›› The Visitor - aka: Cibrâil
a film by Tor Iben.
2011 | 69 mins | Germany.
principal players: Sinan Hancili / Cibrâil, Engin Sert / Marco, Martina Hesse / Christine, Peter Beck / Stefan and Volker Figge as the Eisverkäufer.
Adapted Synopsis: "Cibrâil, a young policeman is living happily with his girlfriend Christine in Berlin. Well integrated in society despite his Turkish background, everything appears to be perfect in his life. Yet something is causing the young policeman sleepless nights. It's only when Christine's sexy male cousin Marco comes to stay that feelings long hidden below the surface begin to appear, as the officer of the law finds himself coming face to face with the laws of attraction."
Okay, let's cut to the chase, for there's a number of negatives in the mix here, given the limited budget of the piece is all but obvious in its style, minimalist to say the least and with one too many sequences having been shot way too dark for my liking. That said, this is equally a film that beautifully showcases one man's journey of homosexual awakening. For it is here that writer and director Tor Iben of Love Kills credit scores, having wonderfully juxtaposed Cibrâil's heterosexual façade with a man who whilst not declaring his rainbow calling card upon his arrival in Cibrâil's life, does however not hold back from sampling the seductive manly delights that the city has to offer.
For make no mistake, this is a work that is proudly gay through and through, laced with scenes of same-sex lip-service to sequences out cruising in the park, right down to insert footage, albeit all too brief, of Berlin Pride in all of its fabulous festival self. Yet this is also a film that illustrates the two-edged sword that is cruising, with Iben having gone out of his way to depict both the sexual high and to his credit, the deadly low of park side activities.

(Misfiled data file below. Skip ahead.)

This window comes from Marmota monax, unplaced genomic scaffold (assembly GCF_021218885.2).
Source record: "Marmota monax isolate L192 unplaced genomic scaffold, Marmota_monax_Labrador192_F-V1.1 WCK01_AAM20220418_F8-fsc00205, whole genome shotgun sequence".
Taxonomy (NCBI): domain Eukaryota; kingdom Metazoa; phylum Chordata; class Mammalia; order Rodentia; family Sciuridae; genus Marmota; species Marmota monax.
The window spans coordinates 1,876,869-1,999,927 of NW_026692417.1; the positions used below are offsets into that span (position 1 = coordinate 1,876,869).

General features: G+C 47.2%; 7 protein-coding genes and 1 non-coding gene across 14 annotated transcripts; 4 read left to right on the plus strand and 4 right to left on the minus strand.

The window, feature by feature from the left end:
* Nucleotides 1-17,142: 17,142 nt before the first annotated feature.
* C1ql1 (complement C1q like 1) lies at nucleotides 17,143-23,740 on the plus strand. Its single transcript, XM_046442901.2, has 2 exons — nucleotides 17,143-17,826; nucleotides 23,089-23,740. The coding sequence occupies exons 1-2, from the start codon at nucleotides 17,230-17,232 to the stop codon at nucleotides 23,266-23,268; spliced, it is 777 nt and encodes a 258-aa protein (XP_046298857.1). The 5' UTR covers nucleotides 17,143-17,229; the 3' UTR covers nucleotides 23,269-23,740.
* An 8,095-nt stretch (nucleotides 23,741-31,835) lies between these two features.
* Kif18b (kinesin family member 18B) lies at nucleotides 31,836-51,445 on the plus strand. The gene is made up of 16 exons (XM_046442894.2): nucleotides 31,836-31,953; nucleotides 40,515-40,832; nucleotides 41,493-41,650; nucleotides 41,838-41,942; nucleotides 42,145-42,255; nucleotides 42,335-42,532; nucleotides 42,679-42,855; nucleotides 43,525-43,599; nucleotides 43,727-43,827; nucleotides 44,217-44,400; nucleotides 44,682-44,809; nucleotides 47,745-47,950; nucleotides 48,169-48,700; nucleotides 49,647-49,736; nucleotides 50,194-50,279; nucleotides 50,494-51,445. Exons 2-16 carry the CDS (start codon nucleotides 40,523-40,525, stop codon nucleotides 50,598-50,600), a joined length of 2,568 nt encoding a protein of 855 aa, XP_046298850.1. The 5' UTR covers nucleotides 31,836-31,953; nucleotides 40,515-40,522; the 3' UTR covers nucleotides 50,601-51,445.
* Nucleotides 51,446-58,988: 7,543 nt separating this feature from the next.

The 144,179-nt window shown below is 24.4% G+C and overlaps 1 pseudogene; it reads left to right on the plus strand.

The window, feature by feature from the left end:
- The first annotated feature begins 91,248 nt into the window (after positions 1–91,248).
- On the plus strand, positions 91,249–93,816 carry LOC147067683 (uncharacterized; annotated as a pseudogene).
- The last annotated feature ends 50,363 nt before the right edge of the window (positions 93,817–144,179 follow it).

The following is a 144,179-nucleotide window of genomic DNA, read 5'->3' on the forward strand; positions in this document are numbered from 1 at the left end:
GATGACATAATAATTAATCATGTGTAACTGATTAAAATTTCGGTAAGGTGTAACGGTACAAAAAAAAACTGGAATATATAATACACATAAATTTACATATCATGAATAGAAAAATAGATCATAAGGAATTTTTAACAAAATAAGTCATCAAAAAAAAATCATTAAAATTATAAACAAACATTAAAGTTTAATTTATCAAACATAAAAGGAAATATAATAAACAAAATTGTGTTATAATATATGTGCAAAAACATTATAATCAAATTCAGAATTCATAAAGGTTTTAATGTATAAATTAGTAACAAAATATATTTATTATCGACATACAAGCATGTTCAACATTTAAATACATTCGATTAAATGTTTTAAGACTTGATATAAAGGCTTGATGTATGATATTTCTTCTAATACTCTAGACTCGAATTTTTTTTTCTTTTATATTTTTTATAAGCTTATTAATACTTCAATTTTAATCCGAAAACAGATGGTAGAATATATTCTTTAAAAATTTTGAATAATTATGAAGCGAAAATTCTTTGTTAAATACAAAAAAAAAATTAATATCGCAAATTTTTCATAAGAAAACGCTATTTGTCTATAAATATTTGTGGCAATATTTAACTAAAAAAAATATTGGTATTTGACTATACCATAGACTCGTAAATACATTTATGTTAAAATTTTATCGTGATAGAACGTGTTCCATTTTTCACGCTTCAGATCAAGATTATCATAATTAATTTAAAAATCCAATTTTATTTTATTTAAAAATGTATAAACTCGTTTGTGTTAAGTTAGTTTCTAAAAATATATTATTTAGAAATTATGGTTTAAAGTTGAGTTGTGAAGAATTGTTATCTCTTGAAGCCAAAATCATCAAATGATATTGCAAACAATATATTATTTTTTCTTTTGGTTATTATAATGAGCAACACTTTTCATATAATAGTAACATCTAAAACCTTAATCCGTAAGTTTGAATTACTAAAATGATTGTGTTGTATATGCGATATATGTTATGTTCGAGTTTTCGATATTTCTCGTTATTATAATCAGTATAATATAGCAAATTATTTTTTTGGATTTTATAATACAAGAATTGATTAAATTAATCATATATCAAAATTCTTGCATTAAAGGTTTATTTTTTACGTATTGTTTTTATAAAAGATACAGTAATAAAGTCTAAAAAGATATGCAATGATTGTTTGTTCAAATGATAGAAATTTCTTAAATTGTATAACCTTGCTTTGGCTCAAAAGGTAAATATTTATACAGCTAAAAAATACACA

Checking Marco's ... pulse in The Visitor.
Heavy in hand-held camera work and frequently intercut with picture postcard views of Berlin as Marco "the tourist" takes in the sights, including as scene dividers numerous shots of the noted 100-foot "Molecule Man" sculpture by US artist Jonathan Borofsky, the result whilst somewhat rough around the edges, is nevertheless strikingly vivid and real, including shots of everyday life, together with some sensuous scenes of erotic tension, as Cibrâil's hands do the walking. For whilst a tale of sexual discovery, this is also a love story, with Marco having clearly stirred Cibrâil's heart in more directions, than one.
Bears in love in The Visitor.
True and at the sixty-nine minute mark, this work is on the short side of cinematic life. Thankfully it's not padded out to the detriment of the story, even if the ending may feel a little too neat and tidy for some. But that said, this is a film with a raw feel to it, one in which the aroma of succulent manflesh can almost be smelt in the celluloid air in all of its bearded, hairy glory. And there aren't that many gay films you can say that about, even if the DVD title is but a mirror of Dan Castle's lush, if surreal surfing take on life and love.
Gay Visibility - overt.
Nudity - the full monty.
Overall - file under ... 3 stars.